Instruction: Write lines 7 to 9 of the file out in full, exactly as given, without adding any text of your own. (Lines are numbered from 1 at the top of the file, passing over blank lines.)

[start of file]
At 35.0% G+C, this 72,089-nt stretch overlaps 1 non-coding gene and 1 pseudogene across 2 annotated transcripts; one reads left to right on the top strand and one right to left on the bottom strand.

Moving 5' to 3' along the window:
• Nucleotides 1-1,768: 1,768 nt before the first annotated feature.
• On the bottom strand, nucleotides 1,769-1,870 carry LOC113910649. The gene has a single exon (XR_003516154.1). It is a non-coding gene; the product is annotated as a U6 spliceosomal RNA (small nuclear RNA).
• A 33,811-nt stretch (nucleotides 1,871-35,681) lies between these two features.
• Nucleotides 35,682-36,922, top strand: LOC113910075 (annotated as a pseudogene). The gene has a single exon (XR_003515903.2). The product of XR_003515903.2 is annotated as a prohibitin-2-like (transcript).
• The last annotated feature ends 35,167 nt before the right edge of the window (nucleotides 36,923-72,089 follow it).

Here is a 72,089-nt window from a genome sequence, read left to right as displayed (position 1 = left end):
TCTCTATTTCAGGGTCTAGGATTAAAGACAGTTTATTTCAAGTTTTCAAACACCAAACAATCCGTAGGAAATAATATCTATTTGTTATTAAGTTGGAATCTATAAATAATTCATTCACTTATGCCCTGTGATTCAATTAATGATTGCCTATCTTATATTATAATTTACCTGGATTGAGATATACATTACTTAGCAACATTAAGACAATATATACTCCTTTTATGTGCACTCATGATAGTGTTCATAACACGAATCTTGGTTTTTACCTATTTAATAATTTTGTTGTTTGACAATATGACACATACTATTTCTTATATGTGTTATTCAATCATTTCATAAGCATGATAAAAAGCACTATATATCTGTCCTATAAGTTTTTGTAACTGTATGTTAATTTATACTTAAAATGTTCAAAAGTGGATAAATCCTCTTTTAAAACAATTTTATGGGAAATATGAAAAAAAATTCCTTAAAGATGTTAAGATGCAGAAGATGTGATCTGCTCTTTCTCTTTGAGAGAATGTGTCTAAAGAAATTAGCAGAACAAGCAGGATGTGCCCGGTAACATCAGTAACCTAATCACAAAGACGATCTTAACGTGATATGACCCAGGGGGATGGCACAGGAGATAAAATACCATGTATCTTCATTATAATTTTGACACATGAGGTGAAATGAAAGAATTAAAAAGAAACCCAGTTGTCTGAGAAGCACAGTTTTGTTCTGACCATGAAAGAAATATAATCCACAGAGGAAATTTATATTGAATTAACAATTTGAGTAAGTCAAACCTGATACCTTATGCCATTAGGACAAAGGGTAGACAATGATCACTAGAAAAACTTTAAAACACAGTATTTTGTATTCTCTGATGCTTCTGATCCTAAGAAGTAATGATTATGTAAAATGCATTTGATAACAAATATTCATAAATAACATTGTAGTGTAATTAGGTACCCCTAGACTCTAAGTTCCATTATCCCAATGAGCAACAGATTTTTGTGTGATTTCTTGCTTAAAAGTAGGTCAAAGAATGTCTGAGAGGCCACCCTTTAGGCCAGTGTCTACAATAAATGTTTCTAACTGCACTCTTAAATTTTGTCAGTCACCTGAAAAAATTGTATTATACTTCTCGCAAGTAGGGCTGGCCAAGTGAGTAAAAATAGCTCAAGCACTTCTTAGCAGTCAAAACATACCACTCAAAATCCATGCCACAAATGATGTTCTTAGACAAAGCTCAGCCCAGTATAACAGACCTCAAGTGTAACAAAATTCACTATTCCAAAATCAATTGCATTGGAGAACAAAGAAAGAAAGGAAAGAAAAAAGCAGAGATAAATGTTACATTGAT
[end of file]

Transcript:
• The last annotated feature ends 35,167 nt before the right edge of the window (nucleotides 36,923-72,089 follow it).

Here is a 72,089-nt window from a genome sequence, read left to right as displayed (position 1 = left end):
TCTCTATTTCAGGGTCTAGGATTAAAGACAGTTTATTTCAAGTTTTCAAACACCAAACAATCCGTAGGAAATAATATCTATTTGTTATTAAGTTGGAATCTATAAATAATTCATTCACTTATGCCCTGTGATTCAATTAATGATTGCCTATCTTATATTATAATTTACCTGGATTGAGATATACATTACTTAGCAACATTAAGACAATATATACTCCTTTTATGTGCACTCATGATAGTGTTCATAACACGAATCTTGGTTTTTACCTATTTAATAATTTTGTTGTTTGACAATATGACACATACTATTTCTTATATGTGTTATTCAATCATTTCATAAGCATGATAAAAAGCACTATATATCTGTCCTATAAGTTTTTGTAACTGTATGTTAATTTATACTTAAAATGTTCAAAAGTGGATAAATCCTCTTTTAAAACAATTTTATGGGAAATATGAAAAAAAATTCCTTAAAGATGTTAAGATGCAGAAGATGTGATCTGCTCTTTCTCTTTGAGAGAATGTGTCTAAAGAAATTAGCAGAACAAGCAGGATGTGCCCGGTAACATCAGTAACCTAATCACAAAGACGATCTTAACGTGATATGACCCAGGGGGATGGCACAGGAGATAAAATACCATGTATCTTCATTATAATTTTGACACATGAGGTGAAATGAAAGAATTAAAAAGAAACCCAGTTGTCTGAGAAGCACAGTTTTGTTCTGACCATGAAAGAAATATAATCCACAGAGGAAATTTATATTGAATTAACAATTTGAGTAAGTCAAACCTGATACCTTATGCCATTAGGACAAAGGGTAGACAATGATCACTAGAAAAACTTTAAAACACAGTATTTTGTATTCTCTGATGCTTCTGATCCTAAGAAGTAATGATTATGTAAAATGCATTTGATAACAAATATTCATAAATAACATTGTAGTGTAATTAGGTACCCCTAGACTCTAAGTTCCATTATCCCAATGAGCAACAGATTTTTGTGTGATTTCTTGCTTAAAAGTAGGTCAAAGAATGTCTGAGAGGCCACCCTTTAGGCCAGTGTCTACAATAAATGTTTCTAACTGCACTCTTAAATTTTGTCAGTCACCTGAAAAAATTGTATTATACTTCTCGCAAGTAGGGCTGGCCAAGTGAGTAAAAATAGCTCAAGCACTTCTTAGCAGTCAAAACATACCACTCAAAATCCATGCCACAAATGATGTTCTTAGACAAAGCTCAGCCCAGTATAACAGACCTCAAGTGTAACAAAATTCACTATTCCAAAATCAATTGCATTGGAGAACAAAGAAAGAAAGGAAAGAAAAAAGCAGAGATAAATGTTACATTGAT